BorderWare: Dynamic Inspection Tackles Bad Site ExplosionURL filters, however robust, wall off only a small per centage of malware sites and inappropriate content. How do you keep your employees -- and your business -- from being tagged by the larger universe of dangerous sites? Filtering on the fly is BorderWare's solution.
URL filters, however robust, wall off only a small per centage of malware sites and inappropriate content. How do you keep your employees -- and your business -- from being tagged by the larger universe of dangerous sites? Filtering on the fly is BorderWare's solution.Security vendor BorderWare has introduced a new feature, Dynamic Inspection, that the company says addresses the vast number of unrecognized and unfiltered sites on the Web.
While the Websense URL database, for instance, categorizes several million known sites, there are over a trillion (with a "t") sites on the Net, and the number is growing larger by the second.
BorderWare's latest feature-add to its subscription-based e-mail and Web security platform approaches unknown Web sites your employees seek to surf to, and analyzes them for both malware infections as well as for appropriate (or, more accurately, inappropriate) categories and content, measured against the standards and restrictions established in your security/usage policy.
According to Shawn Eldridge, BorderWare vp of products and marketing, with whom I spoke recently, the real-time scanning and content analysis process is usually quick and essentially unnoticed by the user. "Large sites with lots of content take longer, of course," he says.
What's the advantage of on-the-fly inspection over traditional URL filtering?
"Both are important," Eldridge said. "But the Web is growing so rapidly that no database of URLs can keep up. Dynamic Inspection was designed to bridge that gap between known sites and the far larger number of unknown ones."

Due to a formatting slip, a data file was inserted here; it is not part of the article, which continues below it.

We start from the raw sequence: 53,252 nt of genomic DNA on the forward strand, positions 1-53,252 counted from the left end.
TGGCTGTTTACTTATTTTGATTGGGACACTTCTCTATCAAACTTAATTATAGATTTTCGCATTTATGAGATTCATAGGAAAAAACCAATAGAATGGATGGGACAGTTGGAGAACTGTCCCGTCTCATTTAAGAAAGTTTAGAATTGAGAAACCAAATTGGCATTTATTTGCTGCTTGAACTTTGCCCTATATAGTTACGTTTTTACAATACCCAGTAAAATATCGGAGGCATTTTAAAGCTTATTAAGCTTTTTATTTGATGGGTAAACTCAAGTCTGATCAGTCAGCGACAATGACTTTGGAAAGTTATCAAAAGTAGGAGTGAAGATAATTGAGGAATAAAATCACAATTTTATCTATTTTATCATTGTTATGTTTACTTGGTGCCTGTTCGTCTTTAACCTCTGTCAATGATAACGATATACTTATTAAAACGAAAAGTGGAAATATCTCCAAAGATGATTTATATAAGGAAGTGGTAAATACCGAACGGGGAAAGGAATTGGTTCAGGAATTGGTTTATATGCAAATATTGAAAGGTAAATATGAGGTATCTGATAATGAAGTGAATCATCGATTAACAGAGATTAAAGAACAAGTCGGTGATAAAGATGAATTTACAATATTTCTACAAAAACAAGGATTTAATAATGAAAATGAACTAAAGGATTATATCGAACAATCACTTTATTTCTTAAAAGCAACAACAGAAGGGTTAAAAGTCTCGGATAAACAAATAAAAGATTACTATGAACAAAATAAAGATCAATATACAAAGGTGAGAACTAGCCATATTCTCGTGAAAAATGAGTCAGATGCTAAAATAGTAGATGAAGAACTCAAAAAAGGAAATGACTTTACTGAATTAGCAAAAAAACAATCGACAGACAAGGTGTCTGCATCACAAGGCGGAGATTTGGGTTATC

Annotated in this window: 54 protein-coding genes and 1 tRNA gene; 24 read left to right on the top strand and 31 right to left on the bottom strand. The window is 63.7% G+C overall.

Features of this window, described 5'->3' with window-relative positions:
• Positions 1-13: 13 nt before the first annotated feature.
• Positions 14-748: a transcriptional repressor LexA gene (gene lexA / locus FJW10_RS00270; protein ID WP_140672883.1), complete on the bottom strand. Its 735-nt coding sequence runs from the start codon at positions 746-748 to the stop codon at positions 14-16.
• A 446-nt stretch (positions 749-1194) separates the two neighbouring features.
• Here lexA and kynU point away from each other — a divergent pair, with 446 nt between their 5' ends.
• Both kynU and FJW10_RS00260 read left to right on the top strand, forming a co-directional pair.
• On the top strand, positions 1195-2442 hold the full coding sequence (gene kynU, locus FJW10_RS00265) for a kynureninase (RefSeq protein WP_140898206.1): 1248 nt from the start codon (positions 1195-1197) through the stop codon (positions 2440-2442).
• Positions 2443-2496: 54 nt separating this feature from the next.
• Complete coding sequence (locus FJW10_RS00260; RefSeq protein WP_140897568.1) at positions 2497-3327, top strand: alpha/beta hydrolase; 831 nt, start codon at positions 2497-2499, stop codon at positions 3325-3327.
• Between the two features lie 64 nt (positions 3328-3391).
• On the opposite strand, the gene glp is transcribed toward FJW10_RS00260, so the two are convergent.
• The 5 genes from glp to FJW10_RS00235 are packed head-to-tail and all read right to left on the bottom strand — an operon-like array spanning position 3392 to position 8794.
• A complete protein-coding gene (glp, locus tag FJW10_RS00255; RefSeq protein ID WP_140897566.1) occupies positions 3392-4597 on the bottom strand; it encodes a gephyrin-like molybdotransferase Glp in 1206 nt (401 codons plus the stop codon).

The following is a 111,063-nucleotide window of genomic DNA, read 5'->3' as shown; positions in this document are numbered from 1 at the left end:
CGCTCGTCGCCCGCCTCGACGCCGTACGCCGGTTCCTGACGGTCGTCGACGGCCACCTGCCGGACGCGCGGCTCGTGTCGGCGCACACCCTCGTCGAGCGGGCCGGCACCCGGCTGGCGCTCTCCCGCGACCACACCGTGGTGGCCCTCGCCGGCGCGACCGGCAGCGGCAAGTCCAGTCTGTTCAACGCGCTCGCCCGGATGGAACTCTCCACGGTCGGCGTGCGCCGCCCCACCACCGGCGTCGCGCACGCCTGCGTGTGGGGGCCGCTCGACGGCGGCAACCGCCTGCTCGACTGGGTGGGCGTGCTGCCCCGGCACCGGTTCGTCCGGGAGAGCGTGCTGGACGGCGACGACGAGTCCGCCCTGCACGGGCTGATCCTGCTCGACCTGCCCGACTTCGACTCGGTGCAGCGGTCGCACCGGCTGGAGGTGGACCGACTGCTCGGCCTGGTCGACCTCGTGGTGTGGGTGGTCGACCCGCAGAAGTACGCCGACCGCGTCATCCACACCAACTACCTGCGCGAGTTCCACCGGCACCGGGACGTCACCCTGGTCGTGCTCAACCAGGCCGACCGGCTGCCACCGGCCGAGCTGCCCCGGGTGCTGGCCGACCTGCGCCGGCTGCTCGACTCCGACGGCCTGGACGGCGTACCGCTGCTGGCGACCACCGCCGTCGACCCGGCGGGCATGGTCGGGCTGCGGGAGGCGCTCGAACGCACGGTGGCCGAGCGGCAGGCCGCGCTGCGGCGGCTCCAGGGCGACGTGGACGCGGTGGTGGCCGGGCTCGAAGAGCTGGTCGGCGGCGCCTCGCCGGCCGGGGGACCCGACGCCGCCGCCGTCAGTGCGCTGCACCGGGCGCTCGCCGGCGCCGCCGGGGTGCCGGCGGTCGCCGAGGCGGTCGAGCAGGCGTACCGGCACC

As an additional feature for the company's e-mail and Web filtering and security products, Dynamic Inspection offers an effective solution both to inadvertent encounters with risky URLs and the larger, I think, general problem of exuberantly surfing employees.
The feature is an add-on, which brings us back to a question we've looked at here before: Can your business justify the investment of thousands of dollars for filtering and Web monitoring?(BorderWare is sold through resellers, so I don't have specific per seat costs.)
Eldridge's answer was not dissimilar from others I've received:
"It depends on the nature of your IT resources," he said. "Take a look at the amount of time, personnel and money you spend on help desks and IT staff, and measure that against the cost of the service you're considering."
Fair enough: like any other business investment, you have to look at both your resources and your needs.
On the needs front, the question comes down to the volume of unwanted and potentially dangerous e-mail you're receiving throughout your organization. Get that number, then determine how much time and effort your IT staff is spending dealing with the stuff, and you'll have made a good start toward understanding the level of challenge you face, and the level of investment that challenge justifies.